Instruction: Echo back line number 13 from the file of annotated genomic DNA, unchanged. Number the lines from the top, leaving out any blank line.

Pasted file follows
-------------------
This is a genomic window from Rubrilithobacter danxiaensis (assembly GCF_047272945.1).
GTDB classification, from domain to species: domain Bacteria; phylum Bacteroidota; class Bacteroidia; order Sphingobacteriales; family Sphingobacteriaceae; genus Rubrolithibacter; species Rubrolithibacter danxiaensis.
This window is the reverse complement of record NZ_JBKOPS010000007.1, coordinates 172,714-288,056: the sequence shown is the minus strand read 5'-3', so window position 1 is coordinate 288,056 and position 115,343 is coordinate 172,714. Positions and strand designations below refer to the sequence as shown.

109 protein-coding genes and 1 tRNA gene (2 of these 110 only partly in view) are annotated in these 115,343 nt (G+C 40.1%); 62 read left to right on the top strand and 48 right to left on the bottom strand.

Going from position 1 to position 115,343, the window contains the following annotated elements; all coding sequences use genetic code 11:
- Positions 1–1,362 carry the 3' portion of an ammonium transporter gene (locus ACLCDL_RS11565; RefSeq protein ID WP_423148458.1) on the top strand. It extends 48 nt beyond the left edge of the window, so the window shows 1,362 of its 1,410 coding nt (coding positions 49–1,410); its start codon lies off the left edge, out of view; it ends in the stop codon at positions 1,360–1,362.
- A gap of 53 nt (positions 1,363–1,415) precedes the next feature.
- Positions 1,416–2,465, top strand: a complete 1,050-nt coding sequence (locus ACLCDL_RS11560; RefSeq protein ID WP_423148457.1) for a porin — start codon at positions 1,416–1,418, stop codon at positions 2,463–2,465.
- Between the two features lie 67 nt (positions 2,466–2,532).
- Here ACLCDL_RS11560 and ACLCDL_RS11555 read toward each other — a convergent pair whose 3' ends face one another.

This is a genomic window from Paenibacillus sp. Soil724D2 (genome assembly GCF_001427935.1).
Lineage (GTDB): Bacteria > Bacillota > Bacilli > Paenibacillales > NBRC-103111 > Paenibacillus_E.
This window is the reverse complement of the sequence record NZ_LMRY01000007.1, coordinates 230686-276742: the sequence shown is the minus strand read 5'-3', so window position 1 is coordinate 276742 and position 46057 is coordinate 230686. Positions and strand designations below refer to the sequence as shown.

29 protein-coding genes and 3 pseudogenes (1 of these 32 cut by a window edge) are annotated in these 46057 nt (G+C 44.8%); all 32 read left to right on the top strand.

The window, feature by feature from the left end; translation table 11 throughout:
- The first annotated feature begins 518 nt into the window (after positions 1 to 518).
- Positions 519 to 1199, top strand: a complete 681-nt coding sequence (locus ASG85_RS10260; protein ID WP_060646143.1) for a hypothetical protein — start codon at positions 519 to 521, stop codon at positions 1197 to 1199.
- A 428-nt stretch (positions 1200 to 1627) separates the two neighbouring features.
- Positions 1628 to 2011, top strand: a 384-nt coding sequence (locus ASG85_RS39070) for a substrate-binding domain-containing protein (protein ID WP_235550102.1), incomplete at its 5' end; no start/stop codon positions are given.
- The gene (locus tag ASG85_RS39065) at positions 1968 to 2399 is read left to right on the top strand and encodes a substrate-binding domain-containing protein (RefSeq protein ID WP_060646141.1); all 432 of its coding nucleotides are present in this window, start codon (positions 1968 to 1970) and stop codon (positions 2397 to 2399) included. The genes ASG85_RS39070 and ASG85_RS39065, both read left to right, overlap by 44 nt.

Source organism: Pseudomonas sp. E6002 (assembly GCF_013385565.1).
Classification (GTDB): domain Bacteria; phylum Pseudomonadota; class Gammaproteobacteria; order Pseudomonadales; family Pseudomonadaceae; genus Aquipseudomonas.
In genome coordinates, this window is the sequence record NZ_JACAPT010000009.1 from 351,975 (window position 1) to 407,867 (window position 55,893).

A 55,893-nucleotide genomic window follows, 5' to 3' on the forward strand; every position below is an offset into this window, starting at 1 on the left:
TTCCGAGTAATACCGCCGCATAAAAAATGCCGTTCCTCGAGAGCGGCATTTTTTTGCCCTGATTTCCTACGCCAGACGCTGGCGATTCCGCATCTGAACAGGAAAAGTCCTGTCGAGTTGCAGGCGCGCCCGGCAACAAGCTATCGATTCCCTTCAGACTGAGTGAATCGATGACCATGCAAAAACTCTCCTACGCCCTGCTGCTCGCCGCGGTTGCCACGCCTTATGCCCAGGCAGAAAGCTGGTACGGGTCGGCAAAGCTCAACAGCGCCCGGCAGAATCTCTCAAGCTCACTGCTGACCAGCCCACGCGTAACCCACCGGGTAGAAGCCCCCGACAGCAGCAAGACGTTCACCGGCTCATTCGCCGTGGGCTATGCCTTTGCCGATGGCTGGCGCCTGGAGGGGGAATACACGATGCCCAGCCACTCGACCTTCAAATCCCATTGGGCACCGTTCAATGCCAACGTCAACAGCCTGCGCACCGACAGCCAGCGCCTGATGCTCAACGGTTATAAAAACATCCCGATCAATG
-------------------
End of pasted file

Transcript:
This window is the reverse complement of the sequence record NZ_LMRY01000007.1, coordinates 230686-276742: the sequence shown is the minus strand read 5'-3', so window position 1 is coordinate 276742 and position 46057 is coordinate 230686. Positions and strand designations below refer to the sequence as shown.